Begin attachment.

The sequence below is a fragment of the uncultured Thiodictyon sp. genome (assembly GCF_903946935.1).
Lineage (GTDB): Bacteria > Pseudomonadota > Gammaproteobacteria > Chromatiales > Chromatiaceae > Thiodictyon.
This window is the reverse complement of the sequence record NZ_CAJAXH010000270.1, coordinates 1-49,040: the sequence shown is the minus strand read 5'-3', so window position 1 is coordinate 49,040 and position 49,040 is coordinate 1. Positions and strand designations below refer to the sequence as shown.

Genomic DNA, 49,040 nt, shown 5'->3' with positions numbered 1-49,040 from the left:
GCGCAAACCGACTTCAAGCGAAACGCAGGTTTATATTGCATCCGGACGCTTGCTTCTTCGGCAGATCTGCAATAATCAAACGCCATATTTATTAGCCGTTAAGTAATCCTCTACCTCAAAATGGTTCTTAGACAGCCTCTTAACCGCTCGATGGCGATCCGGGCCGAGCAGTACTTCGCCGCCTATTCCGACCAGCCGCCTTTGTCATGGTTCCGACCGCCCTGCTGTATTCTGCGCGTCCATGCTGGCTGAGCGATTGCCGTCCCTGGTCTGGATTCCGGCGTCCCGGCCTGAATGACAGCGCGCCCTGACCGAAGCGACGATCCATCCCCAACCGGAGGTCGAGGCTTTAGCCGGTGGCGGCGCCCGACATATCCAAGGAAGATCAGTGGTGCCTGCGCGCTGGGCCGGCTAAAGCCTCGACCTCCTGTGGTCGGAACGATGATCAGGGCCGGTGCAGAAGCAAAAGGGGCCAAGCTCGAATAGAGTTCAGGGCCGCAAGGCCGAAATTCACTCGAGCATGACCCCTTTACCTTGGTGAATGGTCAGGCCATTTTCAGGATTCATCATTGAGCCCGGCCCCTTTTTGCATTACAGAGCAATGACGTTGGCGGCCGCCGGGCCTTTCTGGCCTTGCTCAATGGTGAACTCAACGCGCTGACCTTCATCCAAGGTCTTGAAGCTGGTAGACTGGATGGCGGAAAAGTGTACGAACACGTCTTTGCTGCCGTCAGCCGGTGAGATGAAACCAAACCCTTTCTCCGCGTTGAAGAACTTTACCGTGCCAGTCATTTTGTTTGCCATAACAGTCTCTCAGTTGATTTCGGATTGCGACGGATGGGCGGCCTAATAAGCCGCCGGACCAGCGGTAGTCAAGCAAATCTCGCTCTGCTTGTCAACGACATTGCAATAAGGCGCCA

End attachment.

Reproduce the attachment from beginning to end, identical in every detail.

The sequence below is a fragment of the uncultured Thiodictyon sp. genome (assembly GCF_903946935.1).
Lineage (GTDB): Bacteria > Pseudomonadota > Gammaproteobacteria > Chromatiales > Chromatiaceae > Thiodictyon.
This window is the reverse complement of the sequence record NZ_CAJAXH010000270.1, coordinates 1-49,040: the sequence shown is the minus strand read 5'-3', so window position 1 is coordinate 49,040 and position 49,040 is coordinate 1. Positions and strand designations below refer to the sequence as shown.

Genomic DNA, 49,040 nt, shown 5'->3' with positions numbered 1-49,040 from the left:
GCGCAAACCGACTTCAAGCGAAACGCAGGTTTATATTGCATCCGGACGCTTGCTTCTTCGGCAGATCTGCAATAATCAAACGCCATATTTATTAGCCGTTAAGTAATCCTCTACCTCAAAATGGTTCTTAGACAGCCTCTTAACCGCTCGATGGCGATCCGGGCCGAGCAGTACTTCGCCGCCTATTCCGACCAGCCGCCTTTGTCATGGTTCCGACCGCCCTGCTGTATTCTGCGCGTCCATGCTGGCTGAGCGATTGCCGTCCCTGGTCTGGATTCCGGCGTCCCGGCCTGAATGACAGCGCGCCCTGACCGAAGCGACGATCCATCCCCAACCGGAGGTCGAGGCTTTAGCCGGTGGCGGCGCCCGACATATCCAAGGAAGATCAGTGGTGCCTGCGCGCTGGGCCGGCTAAAGCCTCGACCTCCTGTGGTCGGAACGATGATCAGGGCCGGTGCAGAAGCAAAAGGGGCCAAGCTCGAATAGAGTTCAGGGCCGCAAGGCCGAAATTCACTCGAGCATGACCCCTTTACCTTGGTGAATGGTCAGGCCATTTTCAGGATTCATCATTGAGCCCGGCCCCTTTTTGCATTACAGAGCAATGACGTTGGCGGCCGCCGGGCCTTTCTGGCCTTGCTCAATGGTGAACTCAACGCGCTGACCTTCATCCAAGGTCTTGAAGCTGGTAGACTGGATGGCGGAAAAGTGTACGAACACGTCTTTGCTGCCGTCAGCCGGTGAGATGAAACCAAACCCTTTCTCCGCGTTGAAGAACTTTACCGTGCCAGTCATTTTGTTTGCCATAACAGTCTCTCAGTTGATTTCGGATTGCGACGGATGGGCGGCCTAATAAGCCGCCGGACCAGCGGTAGTCAAGCAAATCTCGCTCTGCTTGTCAACGACATTGCAATAAGGCGCCA